Last year, NSW Forestry Corporation’s hardwood division lost $9 million (‘Costs of native forest logging to NSW residents revealed’, Echo, 18/11). But there are other losses too. It’s a little-known fact that mature forests dominated by Eucalyptus regnans have been found to store more carbon than any other forest known. But after logging, most of the stored carbon is lost to the atmosphere.
According to Professor Brendan Mackey from Griffith University, stopping the logging of our native forests would reduce CO2 emissions by 15 million tonnes each year, almost the same as the annual reduction needed to achieve our 2030 emissions reduction target.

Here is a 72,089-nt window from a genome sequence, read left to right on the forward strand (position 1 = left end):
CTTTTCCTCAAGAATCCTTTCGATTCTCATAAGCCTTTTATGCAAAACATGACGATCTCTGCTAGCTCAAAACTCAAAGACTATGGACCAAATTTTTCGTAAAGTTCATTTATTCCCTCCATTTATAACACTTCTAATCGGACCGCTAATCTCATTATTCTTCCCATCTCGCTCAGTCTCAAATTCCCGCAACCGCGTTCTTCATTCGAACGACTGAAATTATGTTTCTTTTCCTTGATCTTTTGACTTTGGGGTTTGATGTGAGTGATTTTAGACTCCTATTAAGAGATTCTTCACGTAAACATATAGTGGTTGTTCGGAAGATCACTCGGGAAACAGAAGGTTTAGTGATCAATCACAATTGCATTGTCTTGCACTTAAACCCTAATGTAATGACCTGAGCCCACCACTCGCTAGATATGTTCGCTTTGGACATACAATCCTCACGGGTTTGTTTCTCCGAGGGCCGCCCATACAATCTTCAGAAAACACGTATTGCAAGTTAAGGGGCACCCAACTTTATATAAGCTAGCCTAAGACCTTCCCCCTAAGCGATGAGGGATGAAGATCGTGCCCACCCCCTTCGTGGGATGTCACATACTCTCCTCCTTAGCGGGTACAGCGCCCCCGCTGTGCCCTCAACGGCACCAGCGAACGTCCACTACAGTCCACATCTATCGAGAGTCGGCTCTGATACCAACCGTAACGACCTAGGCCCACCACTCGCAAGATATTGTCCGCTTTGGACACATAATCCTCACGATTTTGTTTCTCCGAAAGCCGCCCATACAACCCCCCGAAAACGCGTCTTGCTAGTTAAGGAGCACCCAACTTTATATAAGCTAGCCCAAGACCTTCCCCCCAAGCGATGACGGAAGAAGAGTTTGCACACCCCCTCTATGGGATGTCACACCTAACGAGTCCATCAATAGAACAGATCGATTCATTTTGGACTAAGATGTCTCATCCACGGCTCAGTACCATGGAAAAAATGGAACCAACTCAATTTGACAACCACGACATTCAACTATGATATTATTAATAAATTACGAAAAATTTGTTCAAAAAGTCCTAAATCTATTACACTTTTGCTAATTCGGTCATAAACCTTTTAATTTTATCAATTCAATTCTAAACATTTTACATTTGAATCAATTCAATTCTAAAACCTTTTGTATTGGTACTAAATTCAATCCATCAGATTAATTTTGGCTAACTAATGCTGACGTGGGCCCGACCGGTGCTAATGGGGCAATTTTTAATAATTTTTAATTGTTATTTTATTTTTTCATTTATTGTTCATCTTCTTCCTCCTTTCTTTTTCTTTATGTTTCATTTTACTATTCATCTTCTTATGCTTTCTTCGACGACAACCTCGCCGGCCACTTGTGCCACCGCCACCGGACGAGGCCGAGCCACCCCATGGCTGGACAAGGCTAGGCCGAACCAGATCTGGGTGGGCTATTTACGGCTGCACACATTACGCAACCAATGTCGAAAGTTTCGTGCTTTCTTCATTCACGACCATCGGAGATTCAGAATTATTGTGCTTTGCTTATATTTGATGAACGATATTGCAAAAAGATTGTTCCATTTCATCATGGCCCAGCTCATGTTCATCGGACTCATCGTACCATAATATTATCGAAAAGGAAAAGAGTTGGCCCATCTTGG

Forests also provide critical habitat. Since settlement, 100 Australian species have become extinct with 13 added in 2021 alone. Now, more than 1,700 native species and ecological communities are known to be threatened and at risk of extinction.
As the NSW election approaches, the climate and biodiversity value of the state’s trees are clearly an election issue, evidenced by the quick scuttling of the Land Reform Bill introduced by Agriculture Minister, Dugald Saunders, in December last year. Unsurprisingly, after extensive and severe flood events, Local Government NSW has called for ‘urgent action to address the climate crisis… and fit-for purpose protections for biodiversity of native habitats’.
Phasing out the logging of native forests, as WA and Victoria have done, would be an excellent start.
Shall we give John Williamsons’, Rip Rip Woodchip song, another play.